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BWCA Entry Point, Route, and Trip Report Blog

June 23 2024

Entry Point 16 - Moose/Portage River (North of Echo Trail)

Moose/Portage River (north) entry point allows overnight paddle only. This entry point is supported by La Croix Ranger Station near the city of Ely, MN. The distance from ranger station to entry point is 27 miles. Access is a 160-rod portage heading North from the Echo Trail.

Number of Permits per Day: 5
Elevation: 1348 feet
Latitude: 48.1230
Longitude: -92.0991
A favorite route offering many trip options and memorable things to see including;

World Class fishing for all four BWCA Species
Soaring granite hills and cliffs
Small lakes
Small rivers
Tumbling rapids and waterfalls
Wildlife, including Moose
Vistas from high points across the region if you're willing to climb. Rating Easy to Moderate. Day One. Get to EP16 off of the Echo Trail early. The initial portage is long, but well worn and smooth, sloping gently downgrade to the launch area. Load your canoe and head North. You'll be paddling with the slight current on this narrow winding river. The water is clear and make sure to tell the bowperson to watch for looming rocks!

Family trip Stuart River Entry 19

by slowthump
Trip Report

Entry Date: August 01, 2019
Entry Point: Stuart River
Exit Point: Moose/Portage River (north) (16)
Number of Days: 4
Group Size: 5

Trip Introduction:
My wife and I along with our 3 kids ages 20, 18 and 15 took a 4 day 3-night adventure in the BWCAW. This was our second trip as a family. The first one was two years ago via the Angleworm entry in which we portaged in and spent 2 nights in the same campsite on Angleworm Lake. This trip we planned to do a loop starting at Stuart River entry 19 and ending at Moose River North entry 16.


Preparation and Gear: I built a simple but effective canoe rack for my Silverado pickup out of 2x6’s and foam pads and strapped down with ratchet straps. I had researched buying something more professional but quickly changed my mind when seeing the costs of Yakima and Thule systems. My system worked very well and the canoes did not budge an inch on the twisting rough roads from Bemidji, MN to Ely and back. The only adjustment necessary was to stop and twist the flat ratchet straps to stop the annoying harmonic noise that the taunt flat straps made when traveling over 50 mph.

I purchased two Cooke Custom Sewing #4 Traditional portage packs and we were quite satisfied with them. Very tough and durable and they held up fine with each one loaded with 50 pounds of gear. These packs are a good value and well designed. My daughter bought a Gregory Women's Amber 60 backpacking style pack. This was filled with 35 pounds of food and cooking stuff.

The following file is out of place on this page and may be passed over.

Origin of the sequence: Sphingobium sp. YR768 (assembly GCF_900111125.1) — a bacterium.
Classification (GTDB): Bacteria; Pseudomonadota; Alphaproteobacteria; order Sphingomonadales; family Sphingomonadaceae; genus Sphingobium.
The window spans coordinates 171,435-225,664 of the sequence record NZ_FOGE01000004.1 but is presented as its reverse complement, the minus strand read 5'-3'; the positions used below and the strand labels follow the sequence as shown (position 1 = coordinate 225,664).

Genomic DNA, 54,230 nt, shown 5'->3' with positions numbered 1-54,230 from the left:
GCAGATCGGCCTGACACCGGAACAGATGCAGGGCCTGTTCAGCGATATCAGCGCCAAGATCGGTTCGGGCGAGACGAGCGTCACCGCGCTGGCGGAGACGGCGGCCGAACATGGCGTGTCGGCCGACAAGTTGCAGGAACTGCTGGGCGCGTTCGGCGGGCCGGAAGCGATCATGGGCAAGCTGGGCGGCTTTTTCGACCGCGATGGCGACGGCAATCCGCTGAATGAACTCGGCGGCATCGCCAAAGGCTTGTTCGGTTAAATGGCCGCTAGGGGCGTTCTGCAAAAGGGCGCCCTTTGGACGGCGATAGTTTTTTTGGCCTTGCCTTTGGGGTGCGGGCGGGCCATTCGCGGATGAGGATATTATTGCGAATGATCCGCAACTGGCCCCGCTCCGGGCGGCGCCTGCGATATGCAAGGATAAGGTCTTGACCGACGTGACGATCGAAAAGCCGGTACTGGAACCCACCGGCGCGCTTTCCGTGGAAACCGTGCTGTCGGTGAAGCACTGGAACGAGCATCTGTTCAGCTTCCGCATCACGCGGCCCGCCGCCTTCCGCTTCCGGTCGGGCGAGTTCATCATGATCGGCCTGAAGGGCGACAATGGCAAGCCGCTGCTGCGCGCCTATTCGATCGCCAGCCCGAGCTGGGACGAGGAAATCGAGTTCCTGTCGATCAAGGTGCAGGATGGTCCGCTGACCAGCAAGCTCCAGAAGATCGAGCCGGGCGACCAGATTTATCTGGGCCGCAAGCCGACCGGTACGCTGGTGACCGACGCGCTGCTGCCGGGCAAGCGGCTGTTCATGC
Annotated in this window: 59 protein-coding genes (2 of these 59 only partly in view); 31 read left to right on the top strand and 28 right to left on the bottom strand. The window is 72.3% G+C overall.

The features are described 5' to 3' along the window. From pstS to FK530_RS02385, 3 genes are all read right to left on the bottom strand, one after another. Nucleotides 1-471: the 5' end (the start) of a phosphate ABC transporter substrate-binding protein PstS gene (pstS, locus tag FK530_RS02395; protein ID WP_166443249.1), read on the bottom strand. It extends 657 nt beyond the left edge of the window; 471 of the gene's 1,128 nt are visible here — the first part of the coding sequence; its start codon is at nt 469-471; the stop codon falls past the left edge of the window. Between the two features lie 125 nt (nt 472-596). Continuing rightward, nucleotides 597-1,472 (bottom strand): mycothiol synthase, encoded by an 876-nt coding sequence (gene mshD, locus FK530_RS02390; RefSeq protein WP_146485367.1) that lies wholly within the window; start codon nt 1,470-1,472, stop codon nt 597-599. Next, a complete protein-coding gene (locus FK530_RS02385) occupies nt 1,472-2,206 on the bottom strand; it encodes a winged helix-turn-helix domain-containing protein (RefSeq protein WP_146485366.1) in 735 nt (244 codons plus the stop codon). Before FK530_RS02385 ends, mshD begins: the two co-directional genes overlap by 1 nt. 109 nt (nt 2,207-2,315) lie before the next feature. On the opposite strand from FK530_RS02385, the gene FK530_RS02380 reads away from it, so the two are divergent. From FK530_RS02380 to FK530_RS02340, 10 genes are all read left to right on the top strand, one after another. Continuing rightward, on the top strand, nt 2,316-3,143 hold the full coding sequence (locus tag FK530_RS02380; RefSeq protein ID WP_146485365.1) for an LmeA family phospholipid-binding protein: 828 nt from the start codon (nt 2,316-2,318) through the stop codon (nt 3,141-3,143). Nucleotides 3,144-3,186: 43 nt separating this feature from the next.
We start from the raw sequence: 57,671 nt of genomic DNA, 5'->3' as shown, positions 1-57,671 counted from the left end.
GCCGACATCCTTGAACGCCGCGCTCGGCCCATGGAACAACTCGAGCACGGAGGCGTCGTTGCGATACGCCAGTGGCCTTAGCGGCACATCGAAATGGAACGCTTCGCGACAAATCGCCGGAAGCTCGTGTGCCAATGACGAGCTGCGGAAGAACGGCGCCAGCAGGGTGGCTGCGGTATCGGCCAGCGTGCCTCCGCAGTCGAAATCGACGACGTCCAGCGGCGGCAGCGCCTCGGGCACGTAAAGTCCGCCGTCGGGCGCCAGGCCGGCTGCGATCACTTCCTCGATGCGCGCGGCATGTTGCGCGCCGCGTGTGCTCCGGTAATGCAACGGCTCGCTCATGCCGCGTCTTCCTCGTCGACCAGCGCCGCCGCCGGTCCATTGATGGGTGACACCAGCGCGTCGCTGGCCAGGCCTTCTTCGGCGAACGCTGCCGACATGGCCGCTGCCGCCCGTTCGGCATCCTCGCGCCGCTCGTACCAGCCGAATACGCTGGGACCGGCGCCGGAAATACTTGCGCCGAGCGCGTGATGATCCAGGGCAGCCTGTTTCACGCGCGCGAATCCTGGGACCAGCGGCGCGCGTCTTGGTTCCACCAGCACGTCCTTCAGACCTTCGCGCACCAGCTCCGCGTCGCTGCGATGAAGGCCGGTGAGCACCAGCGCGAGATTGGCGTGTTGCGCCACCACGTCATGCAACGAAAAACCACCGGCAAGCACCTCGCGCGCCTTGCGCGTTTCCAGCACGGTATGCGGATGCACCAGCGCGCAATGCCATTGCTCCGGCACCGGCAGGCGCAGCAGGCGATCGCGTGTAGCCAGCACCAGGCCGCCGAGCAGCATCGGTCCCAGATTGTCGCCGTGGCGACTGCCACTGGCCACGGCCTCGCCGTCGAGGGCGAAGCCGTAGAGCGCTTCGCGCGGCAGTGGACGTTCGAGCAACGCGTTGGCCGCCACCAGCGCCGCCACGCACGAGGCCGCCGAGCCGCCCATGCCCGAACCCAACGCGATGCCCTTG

We upgraded our water filtration with a MSR 10 liter autoflo gravity filter. It worked great but definitely slowed down by the fourth day. I think the algae started to plug up the internal screen and filter. Back flushing was necessary and even then it took about 30 minutes to filter the ten liters.

At 53 years old sleeping comfort has become more of a priority and I purchased 2 Big Agnes Air Core Ultra sleeping pads. 25 x 78 for me and 20 x 72 for my wife. We also bought the inflation bag that also doubled as a shower bag. I could not be happier with these and they were a big improvement from our 28-year-old Thermarest 20 x 48 x 1 pads! One of my kids already had a Big Agnes Ultra and the two other kids used Thermarest. [paragraph break]

Day 1:

We headed out from Bemidji, MN on Thursday morning at 5 am for the 3 hours trip to Ely. Drove north to Northome, MN and took the very scenic and extremely sparsely populated drive east on state highway #1 to Ely. The drive is an adventure in itself and I highly recommend it. Stopped at Piragis Outdoors to pick up our entry permit and Fisher map and then headed down the Echo Trail to Stuart River Entry # 19. We unloaded the truck, assembled our gear, ate roast beef sandwiches and set out on the initial 480 rod (1.5 miles) portage at 10:30 am. I carried the Old Town Penobscot 17 along with a 25-pound backpack and 10-pound fanny pack. My 2 sons took turns hucking the Grumman 174 and the 50-pound portage pack. I know there are lighter canoes available but as long as I am able I will keep these canoes around. I have always felt that if you are trying to save weight, the best place to start is with your gut and butt! My daughter carried the other 50-pound portage pack and my wife took the 35-pound food pack. We were able to single portage with 3 short rest breaks to the Stuart river.